LXIII.—THE PROGRESS OF MADNESS.
M. G. LEWIS.
TAY, gaoler! stay, and hear my woe! he is not mad who kneels to thee;
For what I'm now too well I know, and what I was-and what should be ! I'll rave no more in proud despair-my language shall be mild, though sad, But yet I'll firmly, truly swear, I am not mad ! I am not mad ! My tyrant foes have forged the tale, which chains me in this dismal cell ; My fate unknown my friends bewail-Oh! gaoler, haste that fate to tell ! Oh! haste my father's heart to cheer, his heart at once 'twill grieve and glad, To know, though chained a captive here, I am not mad! I am not mad !
He smiles in scorn—he turns the key—he quits the grate—I knelt in vain !
'Tis sure some dream--some vision vain! what! I-the child of rank and wealth-
Hast thou, my child, forgot e'er this a parent's face, a parent's tongue ?
Oh, hark! what mean those yells and cries? his chain some furious madman breaks !
HE turf shall be my fragrant shrine; my temple, Lord, that arch of Thine ; my
censer's breath the mountain airs, and silent thoughts my only prayers. My choir shall be the moonlit waves, when murmuring homeward to their caves; or when the stillness of the sea, even more than music, breathes of Thee. I'll seek, by day, some glade unknown, all light and silence, like Thy throne; and the pale stars shall be, at night, the only eyes that watch my rite. Thy heaven, on which 'tis bliss to look, shall be my pure and shining book; where I shall read, in words of flame, the glories of Thy wondrous name. I'll read Thy anger in the rack that clouds awhile the day-beam's track; Thy mercy, in the azure hue of sunny brightness breaking through !—There's nothing bright, above, below, from flowers that bloom to stars that glow, but in its light my soul can see some feature of Thy Deity! There's nothing dark, below, above, but in its gloom I trace Thy love; and meekly wait that moment, when Thy touch shall turn all bright again !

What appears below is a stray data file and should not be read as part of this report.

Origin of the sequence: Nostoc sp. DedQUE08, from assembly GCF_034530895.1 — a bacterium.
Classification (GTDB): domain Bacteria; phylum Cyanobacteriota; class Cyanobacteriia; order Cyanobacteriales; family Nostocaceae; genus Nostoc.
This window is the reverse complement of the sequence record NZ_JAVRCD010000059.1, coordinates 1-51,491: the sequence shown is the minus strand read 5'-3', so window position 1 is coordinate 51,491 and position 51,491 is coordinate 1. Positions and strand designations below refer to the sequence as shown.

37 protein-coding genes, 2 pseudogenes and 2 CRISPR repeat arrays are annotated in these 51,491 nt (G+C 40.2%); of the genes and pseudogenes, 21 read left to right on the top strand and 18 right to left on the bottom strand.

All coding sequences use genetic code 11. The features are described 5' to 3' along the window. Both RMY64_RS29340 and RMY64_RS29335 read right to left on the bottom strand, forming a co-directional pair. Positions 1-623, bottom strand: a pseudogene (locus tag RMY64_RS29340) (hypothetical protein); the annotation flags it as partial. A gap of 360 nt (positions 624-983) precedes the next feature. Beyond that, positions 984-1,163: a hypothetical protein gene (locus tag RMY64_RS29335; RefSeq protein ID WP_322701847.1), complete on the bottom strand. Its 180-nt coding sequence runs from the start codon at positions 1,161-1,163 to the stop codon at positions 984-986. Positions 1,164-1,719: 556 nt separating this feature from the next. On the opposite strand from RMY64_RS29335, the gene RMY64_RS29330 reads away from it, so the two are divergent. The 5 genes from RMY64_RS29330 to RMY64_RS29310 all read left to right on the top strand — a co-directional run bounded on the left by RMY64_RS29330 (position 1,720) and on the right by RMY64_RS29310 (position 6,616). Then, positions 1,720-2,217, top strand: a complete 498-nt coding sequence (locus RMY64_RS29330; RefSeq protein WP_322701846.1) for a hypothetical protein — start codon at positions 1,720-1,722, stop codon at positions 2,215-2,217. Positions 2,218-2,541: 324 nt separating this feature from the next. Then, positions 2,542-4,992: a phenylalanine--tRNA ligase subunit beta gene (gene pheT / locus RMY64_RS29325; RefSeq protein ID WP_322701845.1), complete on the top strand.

LXV.-PARADISE AND THE PERI.
(Condensation) THOMAS MOORE. ÖNE morn, a Peri, at the Gate of Eden, stood disconsolate ; and, as she listen’d
to the Springs of Life within, like music flowing, and caught the light upon her wings through the half-open portal glowing, she wept—to think, her recreant race should e'er have lost that glorious place!
“How happy," exclaimed this child of air, “are the holy spirits who wander there, 'mid flowers that never shall fade or fall; though mine are the gardens of earth and sea, and the stars themselves have flowers for me, one blossom of Heaven outblooms them all ! Could I wing my flight from star to star—from world to luminous world, as far as the universe spreads its flaming wall ; take all the pleasures